Two and a half years ago, when I was just starting off in the blogging world, I wrote a post about my honest experience of breastfeeding which you can read here.
In short, to begin with, breastfeeding hurt.
It hurt a lot. It was toe-curlingly, excruciatingly painful.
Both times, after a few weeks of perseverance, tears and a lot of lip-biting, the pain subsided and I carried on breastfeeding to the point where it did become pain-free and natural as had been promised.
But even now, over three years on from the last time I breastfed a newborn, I still remember the pain of the early days. I still remember the fear that shivered through me every time my babies cried for a feed, and I remember those early post-partum days, sobbing while they latched on to my bruised and stitched up body.
It wasn’t at all what I’d been promised.
The NCT classes had lied.
I sent my blog post off into the ether, but at that point I didn’t even have a Facebook page or a Twitter account, so predictably not a lot of people read it.
On the second anniversary of its publication, I reshared it to my Facebook page. A day or so later, I noticed it was getting a lot more traffic than usual (i.e. some), so I searched for it. I found that it had been shared into The Motherload Facebook group, where rather than being met by a tumbleweed, others were offering their experiences; many of which were very similar to mine.
Here are some of the comments on the post from other mothers;
“I was also told if it hurts, the latch isn’t right. I suffered horrendous PND with my first and felt a huge failure for struggling to breastfeed and would panic when she cried because the pain was so bad.”
“When I went for an antenatal class with baby no. 2, I was told it wouldn’t hurt. Having breastfed previously, I was expecting it to hurt a lot again. Mentally for me it was better to expect it. Good job I did, as I was in agony after day 3 but this time knew what to do (express for a few days which is a lot less painful).“
“It felt a bit like someone had run over my boob in a lorry after vigorously rubbing my nipple with sand paper. I was just told by HV to persevere and so I did. When the pain began to subside my baby suddenly started to bring up blood. After rushing to A&E one morning I was told the blood was coming from me because I had cracked nipples. All very normal apparently. It would have been helpful to know this could happen so I didn’t completely freak out about it. It was so scary.”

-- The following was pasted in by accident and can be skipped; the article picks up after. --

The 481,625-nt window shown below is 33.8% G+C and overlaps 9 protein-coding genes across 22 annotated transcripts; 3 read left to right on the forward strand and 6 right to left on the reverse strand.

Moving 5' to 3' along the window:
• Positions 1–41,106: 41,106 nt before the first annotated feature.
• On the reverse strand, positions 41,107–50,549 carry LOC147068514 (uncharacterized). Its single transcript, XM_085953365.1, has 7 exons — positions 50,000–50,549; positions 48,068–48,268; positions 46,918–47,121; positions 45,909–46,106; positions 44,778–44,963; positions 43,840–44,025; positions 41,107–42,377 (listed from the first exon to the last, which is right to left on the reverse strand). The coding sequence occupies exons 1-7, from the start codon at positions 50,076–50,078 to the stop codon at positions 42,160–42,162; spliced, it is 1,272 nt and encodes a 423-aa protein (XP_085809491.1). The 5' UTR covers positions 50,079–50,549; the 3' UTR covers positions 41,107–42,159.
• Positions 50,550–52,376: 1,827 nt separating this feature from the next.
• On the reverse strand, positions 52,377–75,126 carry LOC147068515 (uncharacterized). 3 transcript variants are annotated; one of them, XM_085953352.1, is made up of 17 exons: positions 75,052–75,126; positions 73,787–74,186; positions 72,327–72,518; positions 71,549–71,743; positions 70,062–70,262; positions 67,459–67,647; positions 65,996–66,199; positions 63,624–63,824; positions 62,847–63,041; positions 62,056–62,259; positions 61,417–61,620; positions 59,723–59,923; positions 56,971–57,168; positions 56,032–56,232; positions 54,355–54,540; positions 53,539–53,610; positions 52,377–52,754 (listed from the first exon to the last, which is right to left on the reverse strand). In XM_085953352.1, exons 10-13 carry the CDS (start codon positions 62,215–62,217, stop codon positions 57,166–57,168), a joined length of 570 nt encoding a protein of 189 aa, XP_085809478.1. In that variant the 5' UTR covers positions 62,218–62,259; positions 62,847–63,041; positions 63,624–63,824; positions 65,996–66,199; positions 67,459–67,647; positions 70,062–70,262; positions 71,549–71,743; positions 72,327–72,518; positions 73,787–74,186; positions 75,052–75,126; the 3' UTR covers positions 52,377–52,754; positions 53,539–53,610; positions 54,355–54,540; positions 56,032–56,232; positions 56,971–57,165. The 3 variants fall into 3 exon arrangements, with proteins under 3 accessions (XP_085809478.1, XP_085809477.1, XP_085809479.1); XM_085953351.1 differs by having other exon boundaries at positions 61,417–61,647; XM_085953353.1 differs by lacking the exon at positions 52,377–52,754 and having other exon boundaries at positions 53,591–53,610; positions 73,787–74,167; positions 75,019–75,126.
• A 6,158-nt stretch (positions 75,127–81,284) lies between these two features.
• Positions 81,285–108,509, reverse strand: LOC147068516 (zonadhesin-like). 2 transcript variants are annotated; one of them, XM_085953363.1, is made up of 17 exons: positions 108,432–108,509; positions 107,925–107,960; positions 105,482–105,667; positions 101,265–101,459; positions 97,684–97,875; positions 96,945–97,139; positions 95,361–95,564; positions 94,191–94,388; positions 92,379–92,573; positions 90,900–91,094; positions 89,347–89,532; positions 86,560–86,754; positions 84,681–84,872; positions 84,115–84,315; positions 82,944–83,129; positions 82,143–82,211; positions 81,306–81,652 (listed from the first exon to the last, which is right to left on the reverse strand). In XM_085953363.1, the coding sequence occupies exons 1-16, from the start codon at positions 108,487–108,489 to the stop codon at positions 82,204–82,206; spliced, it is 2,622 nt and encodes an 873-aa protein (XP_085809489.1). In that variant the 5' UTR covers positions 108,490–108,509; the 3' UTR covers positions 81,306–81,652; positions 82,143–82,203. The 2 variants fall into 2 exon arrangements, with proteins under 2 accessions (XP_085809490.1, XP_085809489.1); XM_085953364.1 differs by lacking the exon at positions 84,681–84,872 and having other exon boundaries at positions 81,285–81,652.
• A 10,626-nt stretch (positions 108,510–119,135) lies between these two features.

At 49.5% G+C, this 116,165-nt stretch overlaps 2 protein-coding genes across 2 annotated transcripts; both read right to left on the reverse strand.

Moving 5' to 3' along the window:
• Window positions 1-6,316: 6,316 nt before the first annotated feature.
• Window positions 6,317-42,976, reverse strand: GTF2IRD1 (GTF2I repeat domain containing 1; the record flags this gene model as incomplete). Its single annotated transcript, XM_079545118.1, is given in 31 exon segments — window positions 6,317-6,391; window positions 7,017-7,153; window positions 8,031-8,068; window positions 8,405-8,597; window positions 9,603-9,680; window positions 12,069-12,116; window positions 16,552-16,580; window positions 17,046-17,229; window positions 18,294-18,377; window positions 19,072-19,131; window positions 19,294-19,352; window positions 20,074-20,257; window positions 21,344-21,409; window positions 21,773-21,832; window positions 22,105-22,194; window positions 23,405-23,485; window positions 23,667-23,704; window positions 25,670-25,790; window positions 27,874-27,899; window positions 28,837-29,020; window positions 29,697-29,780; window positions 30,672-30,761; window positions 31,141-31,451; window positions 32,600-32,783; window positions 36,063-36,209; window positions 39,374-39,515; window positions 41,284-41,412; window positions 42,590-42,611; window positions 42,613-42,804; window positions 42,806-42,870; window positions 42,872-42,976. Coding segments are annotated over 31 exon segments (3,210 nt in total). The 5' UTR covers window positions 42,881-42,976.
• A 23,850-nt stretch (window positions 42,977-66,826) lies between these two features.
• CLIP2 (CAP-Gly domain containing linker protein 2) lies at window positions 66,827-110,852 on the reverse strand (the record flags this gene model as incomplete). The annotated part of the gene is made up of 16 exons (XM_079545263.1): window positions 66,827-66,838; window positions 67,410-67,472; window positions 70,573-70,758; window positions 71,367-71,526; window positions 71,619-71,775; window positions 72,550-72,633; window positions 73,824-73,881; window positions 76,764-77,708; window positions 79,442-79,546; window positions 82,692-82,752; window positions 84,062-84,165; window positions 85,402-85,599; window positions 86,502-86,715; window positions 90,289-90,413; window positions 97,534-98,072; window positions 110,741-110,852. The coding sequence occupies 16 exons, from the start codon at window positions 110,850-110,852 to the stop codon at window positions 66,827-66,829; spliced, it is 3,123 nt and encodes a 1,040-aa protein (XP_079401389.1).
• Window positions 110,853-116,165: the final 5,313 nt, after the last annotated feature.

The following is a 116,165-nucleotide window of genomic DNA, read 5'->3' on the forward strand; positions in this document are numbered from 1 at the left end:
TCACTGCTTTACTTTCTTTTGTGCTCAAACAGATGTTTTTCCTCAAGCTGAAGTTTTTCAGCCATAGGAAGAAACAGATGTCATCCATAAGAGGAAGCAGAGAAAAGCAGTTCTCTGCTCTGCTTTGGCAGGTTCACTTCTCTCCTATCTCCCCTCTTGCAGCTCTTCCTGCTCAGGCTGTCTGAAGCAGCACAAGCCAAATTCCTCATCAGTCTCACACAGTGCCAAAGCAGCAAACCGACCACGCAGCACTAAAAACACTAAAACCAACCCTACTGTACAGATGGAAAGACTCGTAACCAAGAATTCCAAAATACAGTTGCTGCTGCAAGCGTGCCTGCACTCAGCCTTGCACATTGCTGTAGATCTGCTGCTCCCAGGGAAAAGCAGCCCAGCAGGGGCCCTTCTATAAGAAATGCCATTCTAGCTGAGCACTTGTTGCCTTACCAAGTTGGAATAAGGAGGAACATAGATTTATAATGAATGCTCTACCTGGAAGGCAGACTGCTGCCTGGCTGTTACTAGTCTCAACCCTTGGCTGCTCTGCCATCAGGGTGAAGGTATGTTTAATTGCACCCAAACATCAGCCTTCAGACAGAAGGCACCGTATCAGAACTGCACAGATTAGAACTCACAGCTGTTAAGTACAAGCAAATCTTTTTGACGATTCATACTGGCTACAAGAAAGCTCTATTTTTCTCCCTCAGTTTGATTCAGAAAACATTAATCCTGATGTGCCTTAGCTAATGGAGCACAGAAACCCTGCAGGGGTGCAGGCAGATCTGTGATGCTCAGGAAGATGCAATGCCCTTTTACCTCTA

“I love breastfeeding my son and I’m chuffed I stuck with it. But I really think health visitors, NCT classes and midwives should give you more information about how hard it is. Ignorance is not bliss in this situation. The facts help you make informed decisions about how to feed your baby and may stop you feeling like a total failure when it gets tough.”
“I’m currently breastfeeding my 11 day old little girl – my GOD was I in agony. It’s easing now and becoming easier to handle but how I wish someone, anyone had told me how painful it could be and that it’s not always a latch problem, a tongue tie, engorgement, etc and that it does just take a while for your nipples to toughen up!”
“Like so many other things with childbirth and child rearing I felt let down and lied to re breastfeeding. If I’d known what to expect I’d have been better prepared.”
Based on this small sample alone, it is clear that telling pregnant women that if breastfeeding hurts then something is fundamentally wrong is untrue.
I do understand, completely, that we shouldn’t just stoically power on through the pain. This is where midwives, lactation consultants and health visitors should be involved to make sure that things are OK and there are no complications; tongue tie, mastitis, engorgement…
But nor should we be lead to expect an easy ride.
So this is where I make a plea.
A plea for truth; an end to the sugarcoating.
The ‘breastfeeding doesn’t hurt’ line needs to change.
It must be the end of breastfeeding for so many mothers; feeling pain and thinking that something is wrong. Tired and emotional, not realising that it will be short-lived; thinking that this will be their sentence every hour until their baby weans. Now distrustful of anything their health visitor or midwife says. Suffering with PND, in desperate need of mental health support.*
Statistics from Public Health England released in 2017 showed that almost three quarters of the 500 mothers surveyed feared that breastfeeding ‘could be painful’.
Well, it can be.
We can’t alter that fact; it might not, but breastfeeding may well hurt.
But, crucially, we don’t need to fear it. We are grown women. We are prepared to go through childbirth (I’ve heard that smarts). We would do anything for our children. Be honest with us; let us mentally prepare. Tell us the coping strategies, tell us that it isn’t long lived. Encourage us.
Don’t lie. Don’t tell us that it won’t hurt, and when our fears are confirmed admit that actually, you just said that to make us feel better about it. Whoops, sorry. My bad.
This strategy clearly doesn’t work. Breastfeeding rates in this country are woefully low; UK mothers have some of the lowest breastfeeding statistics in the world.
Something needs to change and I think that honesty is a good place to start.
*If you think you may be suffering from PND, speak to your GP or click here for mental health support with ThriveTalk
This first appeared on The Motherload.